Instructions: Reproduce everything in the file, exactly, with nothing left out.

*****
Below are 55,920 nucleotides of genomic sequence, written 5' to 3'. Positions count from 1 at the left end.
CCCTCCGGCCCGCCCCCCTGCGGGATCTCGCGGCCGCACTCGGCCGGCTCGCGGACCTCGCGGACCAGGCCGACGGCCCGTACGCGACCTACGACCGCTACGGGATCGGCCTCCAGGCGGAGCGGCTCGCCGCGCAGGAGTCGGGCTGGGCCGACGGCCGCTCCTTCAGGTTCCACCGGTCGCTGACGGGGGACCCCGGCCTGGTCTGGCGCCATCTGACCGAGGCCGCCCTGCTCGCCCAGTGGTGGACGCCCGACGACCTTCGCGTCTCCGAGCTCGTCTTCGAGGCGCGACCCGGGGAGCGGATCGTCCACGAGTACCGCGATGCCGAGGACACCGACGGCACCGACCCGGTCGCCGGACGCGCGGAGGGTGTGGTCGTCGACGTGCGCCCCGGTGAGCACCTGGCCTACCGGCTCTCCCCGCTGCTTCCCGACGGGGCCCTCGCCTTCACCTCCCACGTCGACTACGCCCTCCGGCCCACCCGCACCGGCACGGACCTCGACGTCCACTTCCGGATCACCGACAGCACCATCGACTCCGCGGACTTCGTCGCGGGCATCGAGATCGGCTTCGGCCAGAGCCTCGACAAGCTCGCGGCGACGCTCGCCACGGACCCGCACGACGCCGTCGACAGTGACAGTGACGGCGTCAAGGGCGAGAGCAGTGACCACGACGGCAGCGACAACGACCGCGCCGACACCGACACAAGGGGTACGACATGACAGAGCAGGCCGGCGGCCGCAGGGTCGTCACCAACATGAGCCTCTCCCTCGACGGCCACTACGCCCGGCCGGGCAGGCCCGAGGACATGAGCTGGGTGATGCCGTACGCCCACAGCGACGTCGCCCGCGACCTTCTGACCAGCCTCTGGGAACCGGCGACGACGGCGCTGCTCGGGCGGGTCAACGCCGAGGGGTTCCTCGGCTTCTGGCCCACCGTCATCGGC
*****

Below are 55,920 nucleotides of genomic sequence, written 5' to 3'. Positions count from 1 at the left end.
CCCTCCGGCCCGCCCCCCTGCGGGATCTCGCGGCCGCACTCGGCCGGCTCGCGGACCTCGCGGACCAGGCCGACGGCCCGTACGCGACCTACGACCGCTACGGGATCGGCCTCCAGGCGGAGCGGCTCGCCGCGCAGGAGTCGGGCTGGGCCGACGGCCGCTCCTTCAGGTTCCACCGGTCGCTGACGGGGGACCCCGGCCTGGTCTGGCGCCATCTGACCGAGGCCGCCCTGCTCGCCCAGTGGTGGACGCCCGACGACCTTCGCGTCTCCGAGCTCGTCTTCGAGGCGCGACCCGGGGAGCGGATCGTCCACGAGTACCGCGATGCCGAGGACACCGACGGCACCGACCCGGTCGCCGGACGCGCGGAGGGTGTGGTCGTCGACGTGCGCCCCGGTGAGCACCTGGCCTACCGGCTCTCCCCGCTGCTTCCCGACGGGGCCCTCGCCTTCACCTCCCACGTCGACTACGCCCTCCGGCCCACCCGCACCGGCACGGACCTCGACGTCCACTTCCGGATCACCGACAGCACCATCGACTCCGCGGACTTCGTCGCGGGCATCGAGATCGGCTTCGGCCAGAGCCTCGACAAGCTCGCGGCGACGCTCGCCACGGACCCGCACGACGCCGTCGACAGTGACAGTGACGGCGTCAAGGGCGAGAGCAGTGACCACGACGGCAGCGACAACGACCGCGCCGACACCGACACAAGGGGTACGACATGACAGAGCAGGCCGGCGGCCGCAGGGTCGTCACCAACATGAGCCTCTCCCTCGACGGCCACTACGCCCGGCCGGGCAGGCCCGAGGACATGAGCTGGGTGATGCCGTACGCCCACAGCGACGTCGCCCGCGACCTTCTGACCAGCCTCTGGGAACCGGCGACGACGGCGCTGCTCGGGCGGGTCAACGCCGAGGGGTTCCTCGGCTTCTGGCCCACCGTCATCGGC